BUSINESS
06/24/2020 14:40 EDT | Updated 06/24/2020 14:49 EDT

Canada Loses Coveted 'AAA' Debt Rating At Fitch

High government debt levels in the years to come will hold Canada back, Fitch Ratings says.

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Canada has lost the coveted "AAA" credit rating at Fitch Ratings, the result of rapidly growing government debt.

MONTREAL ― Canada is no longer among the small group of countries that enjoy the prestigious “AAA” debt rating at the world’s three major credit agencies.

Fitch Ratings announced Wednesday it’s downgrading the country’s debt to the second-highest rating, AA+, due to governments’ increased debt during the COVID-19 pandemic

Canada had been one of only 10 countries in the world to enjoy AAA status at all the ratings agencies, along with Australia, Germany, the Netherlands, Norway, Singapore, Sweden and Switzerland.

Canada still has an AAA rating at the other two credit rating agencies, Moody’s and S&P. An AA+ rating at Fitch puts Canada more in line with places like Austria, France, Hong Kong and the U.S. 

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The country is taking on additional debt at a faster pace than most other developed countries. The Parliamentary Budget Office’s most recent estimate for the federal deficit stands at $256 billion for the current fiscal year, an all-time record.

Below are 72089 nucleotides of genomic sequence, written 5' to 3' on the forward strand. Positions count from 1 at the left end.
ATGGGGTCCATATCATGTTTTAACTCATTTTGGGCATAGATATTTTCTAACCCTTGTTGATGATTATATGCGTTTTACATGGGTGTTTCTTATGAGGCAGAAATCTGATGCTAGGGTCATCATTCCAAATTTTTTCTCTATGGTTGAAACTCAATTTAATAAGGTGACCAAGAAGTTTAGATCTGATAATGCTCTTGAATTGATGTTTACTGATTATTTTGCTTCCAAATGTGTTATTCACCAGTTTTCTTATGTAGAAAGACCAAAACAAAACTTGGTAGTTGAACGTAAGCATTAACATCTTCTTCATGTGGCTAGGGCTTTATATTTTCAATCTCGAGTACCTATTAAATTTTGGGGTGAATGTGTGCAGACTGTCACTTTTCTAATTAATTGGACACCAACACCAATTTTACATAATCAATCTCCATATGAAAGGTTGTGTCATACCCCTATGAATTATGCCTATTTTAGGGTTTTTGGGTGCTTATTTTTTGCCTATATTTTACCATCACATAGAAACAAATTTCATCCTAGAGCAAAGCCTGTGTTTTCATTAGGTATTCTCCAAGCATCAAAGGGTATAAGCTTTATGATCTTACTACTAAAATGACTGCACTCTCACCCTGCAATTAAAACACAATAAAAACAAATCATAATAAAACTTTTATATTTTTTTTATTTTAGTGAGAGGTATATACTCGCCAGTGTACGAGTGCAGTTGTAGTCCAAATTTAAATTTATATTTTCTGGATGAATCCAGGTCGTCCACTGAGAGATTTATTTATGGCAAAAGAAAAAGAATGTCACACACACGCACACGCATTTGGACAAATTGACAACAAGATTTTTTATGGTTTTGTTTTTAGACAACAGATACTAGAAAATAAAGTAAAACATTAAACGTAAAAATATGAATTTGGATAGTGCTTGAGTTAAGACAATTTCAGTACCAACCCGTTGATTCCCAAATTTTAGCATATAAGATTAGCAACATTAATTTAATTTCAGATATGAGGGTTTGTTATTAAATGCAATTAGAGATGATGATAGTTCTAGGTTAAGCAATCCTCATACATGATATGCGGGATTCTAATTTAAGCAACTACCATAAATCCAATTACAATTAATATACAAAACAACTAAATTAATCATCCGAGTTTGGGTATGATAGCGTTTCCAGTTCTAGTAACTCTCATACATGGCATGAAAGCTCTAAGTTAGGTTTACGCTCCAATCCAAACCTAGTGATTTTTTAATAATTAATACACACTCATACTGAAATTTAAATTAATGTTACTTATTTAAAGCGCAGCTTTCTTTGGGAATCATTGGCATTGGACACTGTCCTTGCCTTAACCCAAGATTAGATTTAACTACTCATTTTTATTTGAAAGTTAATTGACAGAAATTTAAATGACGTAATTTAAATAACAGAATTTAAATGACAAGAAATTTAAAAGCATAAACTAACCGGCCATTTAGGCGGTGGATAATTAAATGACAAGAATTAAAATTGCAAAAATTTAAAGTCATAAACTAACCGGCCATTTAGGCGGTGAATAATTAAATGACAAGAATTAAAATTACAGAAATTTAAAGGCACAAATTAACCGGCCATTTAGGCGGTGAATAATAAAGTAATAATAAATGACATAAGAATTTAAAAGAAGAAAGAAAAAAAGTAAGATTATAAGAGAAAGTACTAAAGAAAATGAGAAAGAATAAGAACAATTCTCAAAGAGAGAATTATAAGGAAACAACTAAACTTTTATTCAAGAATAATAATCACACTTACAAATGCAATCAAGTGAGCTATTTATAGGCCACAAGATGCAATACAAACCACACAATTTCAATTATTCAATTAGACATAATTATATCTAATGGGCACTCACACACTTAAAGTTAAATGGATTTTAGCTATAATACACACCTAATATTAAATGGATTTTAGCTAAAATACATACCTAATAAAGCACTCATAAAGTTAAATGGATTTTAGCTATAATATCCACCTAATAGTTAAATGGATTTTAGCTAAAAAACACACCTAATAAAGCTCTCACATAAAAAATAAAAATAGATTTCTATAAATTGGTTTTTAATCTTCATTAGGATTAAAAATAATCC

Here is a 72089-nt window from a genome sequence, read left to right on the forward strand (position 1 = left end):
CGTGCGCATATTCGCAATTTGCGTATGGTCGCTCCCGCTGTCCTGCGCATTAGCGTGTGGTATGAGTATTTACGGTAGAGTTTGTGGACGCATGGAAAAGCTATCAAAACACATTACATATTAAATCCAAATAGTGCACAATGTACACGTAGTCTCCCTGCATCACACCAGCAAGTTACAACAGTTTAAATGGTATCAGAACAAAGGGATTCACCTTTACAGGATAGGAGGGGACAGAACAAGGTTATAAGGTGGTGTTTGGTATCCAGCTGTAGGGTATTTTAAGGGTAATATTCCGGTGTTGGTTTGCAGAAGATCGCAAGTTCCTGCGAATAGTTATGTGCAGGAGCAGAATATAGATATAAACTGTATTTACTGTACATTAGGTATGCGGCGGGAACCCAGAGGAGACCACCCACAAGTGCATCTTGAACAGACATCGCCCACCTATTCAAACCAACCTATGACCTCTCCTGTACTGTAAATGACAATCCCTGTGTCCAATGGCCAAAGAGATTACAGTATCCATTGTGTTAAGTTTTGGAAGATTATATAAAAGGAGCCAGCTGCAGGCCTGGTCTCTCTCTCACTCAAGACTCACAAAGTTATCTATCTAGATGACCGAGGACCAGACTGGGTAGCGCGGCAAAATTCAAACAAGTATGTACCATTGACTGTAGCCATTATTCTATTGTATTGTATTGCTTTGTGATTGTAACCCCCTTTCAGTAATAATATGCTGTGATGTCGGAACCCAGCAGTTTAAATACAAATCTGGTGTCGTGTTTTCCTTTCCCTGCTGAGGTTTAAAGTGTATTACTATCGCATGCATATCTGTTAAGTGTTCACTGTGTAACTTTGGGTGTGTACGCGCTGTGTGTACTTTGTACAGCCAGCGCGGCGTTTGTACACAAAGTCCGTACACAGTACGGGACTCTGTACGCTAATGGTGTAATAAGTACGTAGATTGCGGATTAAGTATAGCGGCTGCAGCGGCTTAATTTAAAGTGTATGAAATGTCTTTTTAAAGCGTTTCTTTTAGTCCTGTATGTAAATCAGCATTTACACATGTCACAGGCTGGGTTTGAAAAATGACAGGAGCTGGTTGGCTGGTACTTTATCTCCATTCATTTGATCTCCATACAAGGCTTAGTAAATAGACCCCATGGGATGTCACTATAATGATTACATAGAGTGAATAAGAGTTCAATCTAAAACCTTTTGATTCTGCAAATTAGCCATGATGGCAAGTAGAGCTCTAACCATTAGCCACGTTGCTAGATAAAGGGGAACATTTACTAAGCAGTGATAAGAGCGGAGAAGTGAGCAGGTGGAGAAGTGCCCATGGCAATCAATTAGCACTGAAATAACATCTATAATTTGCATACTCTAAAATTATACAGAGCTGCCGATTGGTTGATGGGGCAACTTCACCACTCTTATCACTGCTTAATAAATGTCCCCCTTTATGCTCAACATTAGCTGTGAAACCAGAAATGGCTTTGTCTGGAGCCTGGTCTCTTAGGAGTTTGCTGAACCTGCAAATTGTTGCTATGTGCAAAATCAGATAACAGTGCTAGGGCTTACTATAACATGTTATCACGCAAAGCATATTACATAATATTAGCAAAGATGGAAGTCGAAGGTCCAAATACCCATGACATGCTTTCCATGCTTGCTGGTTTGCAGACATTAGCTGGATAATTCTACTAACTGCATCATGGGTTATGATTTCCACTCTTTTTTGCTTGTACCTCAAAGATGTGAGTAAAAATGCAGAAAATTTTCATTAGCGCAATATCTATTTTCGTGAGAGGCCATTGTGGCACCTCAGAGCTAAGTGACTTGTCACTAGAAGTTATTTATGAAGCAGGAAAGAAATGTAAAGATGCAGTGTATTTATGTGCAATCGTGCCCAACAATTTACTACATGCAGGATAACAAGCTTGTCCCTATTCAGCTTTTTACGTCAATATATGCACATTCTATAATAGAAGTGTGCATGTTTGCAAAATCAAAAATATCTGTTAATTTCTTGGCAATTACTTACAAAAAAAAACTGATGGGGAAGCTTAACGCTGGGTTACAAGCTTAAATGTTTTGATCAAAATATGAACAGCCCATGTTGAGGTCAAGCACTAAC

“Although this will support recovery, the economy’s investment and growth prospects face challenges,” Fitch Ratings said in a statement.

In ordinary circumstances, a credit rating downgrade could have serious consequences for a government, as it could lead to higher interest rates on the money the government borrows. Rising interest rates make it more difficult for governments to cover their debt payments, and can lead to budget crises.

But rising interest rates are unlikely this time around because of the Bank of Canada’s emergency measures to shore up the financial system. The Bank’s “quantitative easing” program is buying up billions of dollars of Canadian government debt, thus keeping demand for that debt high among investors, which ensures the interest on it stays low.

The Bank announced a plan in March to buy up to $5 billion worth of government bonds per week, potentially for a year or longer. That could mean the Bank will buy up to $250 billion of government debt ― or roughly the same amount the federal government is expected to issue this year.

Taking into account provincial debt, Canada’s total government debt will soar to 115.1 per cent of economic output this year, from 88.3 per cent last year, Fitch predicted.

It noted that Canada did a good job of managing an excessive debt burden back in the 1990s, but suggested that differences between provincial and federal policies could make that job difficult this time around.

Still, it expects Canada’s budget deficit to shrink considerably in the coming years as the economy recovers, falling to 6.5 per cent of GDP next fiscal year, and 3 per cent of GDP the year after that. 

Canada had been running a deficit of around 0.3 per cent of GDP before the economic crisis.